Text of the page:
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  • Robots as animals: A framework for liability and responsibility in human-robot interactions

    Page(s): 72 - 77
    Save to Project icon | Request Permissions | Click to expandQuick Abstract | PDF file iconPDF (120 KB) |  | HTML iconHTML  

    As robots become more common across society, there is a pressing need to deal with questions of moral responsibility and legal liability in accidents involving semi-autonomous and autonomous machines. Previous attempts to address these questions have assumed machines with either minimal autonomy or full intelligence, and thus have not adequately considered the current and likely future state of the art in robotics and artificial intelligence. In this paper, we offer general principles to make sense of the foregoing issues, and propose a framework for addressing questions of responsibility and liability in human-robot interaction. This approach is based on the premise that robots can be analogized to animals for the purpose of assigning responsibility and liability when robots are involved in accidents. We provide justification for this approach, consider its implications, and discuss several of its advantages in analyzing human-robot interactions. View full abstract»

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  • A joystick type car drive interface for wheelchair users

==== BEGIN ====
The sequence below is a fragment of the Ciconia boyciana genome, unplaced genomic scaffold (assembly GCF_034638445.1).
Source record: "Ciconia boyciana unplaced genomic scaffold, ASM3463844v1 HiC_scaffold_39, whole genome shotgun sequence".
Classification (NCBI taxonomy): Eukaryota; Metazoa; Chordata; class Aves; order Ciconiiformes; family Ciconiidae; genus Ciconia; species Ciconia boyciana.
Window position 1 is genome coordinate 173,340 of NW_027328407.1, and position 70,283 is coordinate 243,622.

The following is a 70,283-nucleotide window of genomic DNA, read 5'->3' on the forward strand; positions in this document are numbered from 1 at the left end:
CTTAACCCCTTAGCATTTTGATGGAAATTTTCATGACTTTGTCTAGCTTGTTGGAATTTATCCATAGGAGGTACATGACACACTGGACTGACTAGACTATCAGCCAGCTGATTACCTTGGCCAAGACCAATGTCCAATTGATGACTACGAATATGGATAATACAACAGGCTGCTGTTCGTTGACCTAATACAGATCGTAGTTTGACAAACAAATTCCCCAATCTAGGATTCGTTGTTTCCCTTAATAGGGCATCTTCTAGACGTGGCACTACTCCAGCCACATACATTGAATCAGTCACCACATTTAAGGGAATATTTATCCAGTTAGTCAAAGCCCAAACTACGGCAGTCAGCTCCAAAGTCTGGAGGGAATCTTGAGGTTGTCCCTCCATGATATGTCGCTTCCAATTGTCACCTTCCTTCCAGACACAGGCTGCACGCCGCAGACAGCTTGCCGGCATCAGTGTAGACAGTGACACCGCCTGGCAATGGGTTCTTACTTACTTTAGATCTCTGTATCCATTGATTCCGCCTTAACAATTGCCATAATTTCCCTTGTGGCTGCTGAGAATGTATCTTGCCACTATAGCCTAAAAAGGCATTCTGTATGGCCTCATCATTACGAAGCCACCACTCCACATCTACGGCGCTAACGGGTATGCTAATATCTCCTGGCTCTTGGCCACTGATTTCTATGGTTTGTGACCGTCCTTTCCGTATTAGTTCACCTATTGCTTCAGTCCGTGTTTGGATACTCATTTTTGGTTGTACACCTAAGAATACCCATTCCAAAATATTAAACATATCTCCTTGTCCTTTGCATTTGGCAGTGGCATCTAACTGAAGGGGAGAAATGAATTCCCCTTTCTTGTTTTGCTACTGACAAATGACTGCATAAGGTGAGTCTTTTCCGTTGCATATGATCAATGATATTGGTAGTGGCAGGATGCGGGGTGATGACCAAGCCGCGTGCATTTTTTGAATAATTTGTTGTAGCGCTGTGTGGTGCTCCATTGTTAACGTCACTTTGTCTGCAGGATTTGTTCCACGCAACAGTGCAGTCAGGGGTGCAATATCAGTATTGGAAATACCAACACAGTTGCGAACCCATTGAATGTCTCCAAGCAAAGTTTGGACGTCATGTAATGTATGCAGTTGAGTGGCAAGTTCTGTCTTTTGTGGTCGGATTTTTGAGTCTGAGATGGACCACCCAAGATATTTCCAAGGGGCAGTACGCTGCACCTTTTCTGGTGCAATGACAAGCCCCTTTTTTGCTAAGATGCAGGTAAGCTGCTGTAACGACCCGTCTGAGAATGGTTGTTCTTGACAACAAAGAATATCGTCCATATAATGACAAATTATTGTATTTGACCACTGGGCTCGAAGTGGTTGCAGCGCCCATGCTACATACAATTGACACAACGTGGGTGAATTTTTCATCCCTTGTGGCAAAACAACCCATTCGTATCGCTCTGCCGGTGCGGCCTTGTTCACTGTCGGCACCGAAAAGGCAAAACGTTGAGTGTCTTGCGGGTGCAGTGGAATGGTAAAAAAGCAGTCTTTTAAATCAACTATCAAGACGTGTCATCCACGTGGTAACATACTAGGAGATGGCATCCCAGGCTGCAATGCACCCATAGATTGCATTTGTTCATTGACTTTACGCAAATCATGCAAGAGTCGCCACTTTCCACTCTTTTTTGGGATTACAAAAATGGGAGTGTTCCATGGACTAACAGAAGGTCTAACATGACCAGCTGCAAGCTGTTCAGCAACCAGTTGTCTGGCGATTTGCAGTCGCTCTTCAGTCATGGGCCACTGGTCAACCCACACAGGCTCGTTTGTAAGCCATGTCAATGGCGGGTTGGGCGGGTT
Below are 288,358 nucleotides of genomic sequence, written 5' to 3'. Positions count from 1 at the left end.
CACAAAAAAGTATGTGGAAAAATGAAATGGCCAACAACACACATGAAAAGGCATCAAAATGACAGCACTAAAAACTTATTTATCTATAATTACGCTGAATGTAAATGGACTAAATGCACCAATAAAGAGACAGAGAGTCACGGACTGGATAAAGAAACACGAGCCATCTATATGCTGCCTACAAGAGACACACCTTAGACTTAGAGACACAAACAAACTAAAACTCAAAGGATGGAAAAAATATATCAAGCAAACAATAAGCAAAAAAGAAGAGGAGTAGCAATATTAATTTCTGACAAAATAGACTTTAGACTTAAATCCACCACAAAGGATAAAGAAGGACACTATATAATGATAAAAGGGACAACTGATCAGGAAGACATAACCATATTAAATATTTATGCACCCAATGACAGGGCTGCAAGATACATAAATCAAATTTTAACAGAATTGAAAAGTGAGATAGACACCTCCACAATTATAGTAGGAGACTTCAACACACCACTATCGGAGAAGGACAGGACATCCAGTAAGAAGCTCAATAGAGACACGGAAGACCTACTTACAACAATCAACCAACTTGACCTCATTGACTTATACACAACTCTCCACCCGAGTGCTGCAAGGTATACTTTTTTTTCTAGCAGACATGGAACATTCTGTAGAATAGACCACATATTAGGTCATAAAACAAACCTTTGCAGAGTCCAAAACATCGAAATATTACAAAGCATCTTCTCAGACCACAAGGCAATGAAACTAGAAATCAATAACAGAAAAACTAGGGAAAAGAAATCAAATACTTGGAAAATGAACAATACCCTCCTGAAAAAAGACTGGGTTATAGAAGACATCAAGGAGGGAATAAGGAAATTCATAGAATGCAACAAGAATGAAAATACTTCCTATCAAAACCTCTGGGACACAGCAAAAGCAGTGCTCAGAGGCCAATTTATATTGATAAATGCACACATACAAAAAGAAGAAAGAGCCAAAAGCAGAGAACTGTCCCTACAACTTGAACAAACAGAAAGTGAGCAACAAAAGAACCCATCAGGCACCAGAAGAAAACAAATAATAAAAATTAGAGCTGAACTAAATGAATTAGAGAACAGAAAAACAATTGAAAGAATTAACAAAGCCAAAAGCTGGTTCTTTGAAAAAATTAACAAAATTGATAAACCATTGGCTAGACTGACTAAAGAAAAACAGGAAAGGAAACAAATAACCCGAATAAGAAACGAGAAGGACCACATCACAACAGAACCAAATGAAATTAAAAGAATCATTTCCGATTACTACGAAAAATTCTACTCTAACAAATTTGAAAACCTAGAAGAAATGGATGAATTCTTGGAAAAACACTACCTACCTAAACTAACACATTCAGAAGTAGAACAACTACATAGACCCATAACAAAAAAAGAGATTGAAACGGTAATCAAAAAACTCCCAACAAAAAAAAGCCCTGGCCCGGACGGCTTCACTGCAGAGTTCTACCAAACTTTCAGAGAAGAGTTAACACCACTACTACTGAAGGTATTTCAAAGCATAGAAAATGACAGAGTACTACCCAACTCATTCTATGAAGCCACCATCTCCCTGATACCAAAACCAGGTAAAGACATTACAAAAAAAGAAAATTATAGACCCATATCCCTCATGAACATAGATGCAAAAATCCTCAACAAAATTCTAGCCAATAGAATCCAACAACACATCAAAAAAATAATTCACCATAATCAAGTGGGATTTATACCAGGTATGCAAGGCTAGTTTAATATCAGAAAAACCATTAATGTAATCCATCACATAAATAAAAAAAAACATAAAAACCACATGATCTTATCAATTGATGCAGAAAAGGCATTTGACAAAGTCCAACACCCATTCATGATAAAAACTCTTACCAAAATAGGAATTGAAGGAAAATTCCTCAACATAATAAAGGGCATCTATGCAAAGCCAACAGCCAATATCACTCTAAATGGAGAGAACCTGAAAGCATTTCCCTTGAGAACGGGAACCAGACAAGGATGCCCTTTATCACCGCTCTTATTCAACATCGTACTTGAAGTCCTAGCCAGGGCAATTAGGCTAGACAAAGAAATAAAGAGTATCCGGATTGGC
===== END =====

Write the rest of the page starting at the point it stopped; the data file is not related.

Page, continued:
Page(s): 78 - 83
    Save to Project icon | Request Permissions | Click to expandQuick Abstract | PDF file iconPDF (971 KB) |  | HTML iconHTML  

    This paper presents a joystick car drive system for a handicapped person using a wheelchair. The joystick drive system enables handicapped person to drive a car with his/her single hand. The joystick operation in back and force direction controls acceleration or deceleration of a car while that in left and right direction turns a steering wheel. Therefore a person, who has disabilities in legs together with some disabilities such as not enough force nor move their arms in wide area, can drive a car by oneself. Additionally, a wheelchair driver does not have to change seat from a wheelchair to a car seat. The developed van equips with a lift on the back and wheelchair user can access to the drivers position with propelling a wheelchair inside of a van. For maintaining driving safety of a van in case of system fault, battery fault, etc., gas and brake pedals are physically moved by mechanical linkage which is connected to a joystick lever. Therefore a van can be stopped by manual operation in any case. A steering wheel is driven by an electric motor which is controlled by a micro-computer system. A steering angle is controlled by PID feedback to track the reference angle given by a joystick. To realize the joystick drive system, we design a steering drive mechanism which includes a DC motor, a magnetic clutch, and a potentiometer for steering angle detection, and transmission gears. Most of cars manufactured in these days equip with power steering systems which reduce steering operation power of a human driver. Therefore the developed system can utilize the power steering system for realizing the joystick car drive system with minimum capacity of a motor. The prototype mechanism is mounted on a actual van type car and tested a realizability of the proposed joystick car drive system. View full abstract»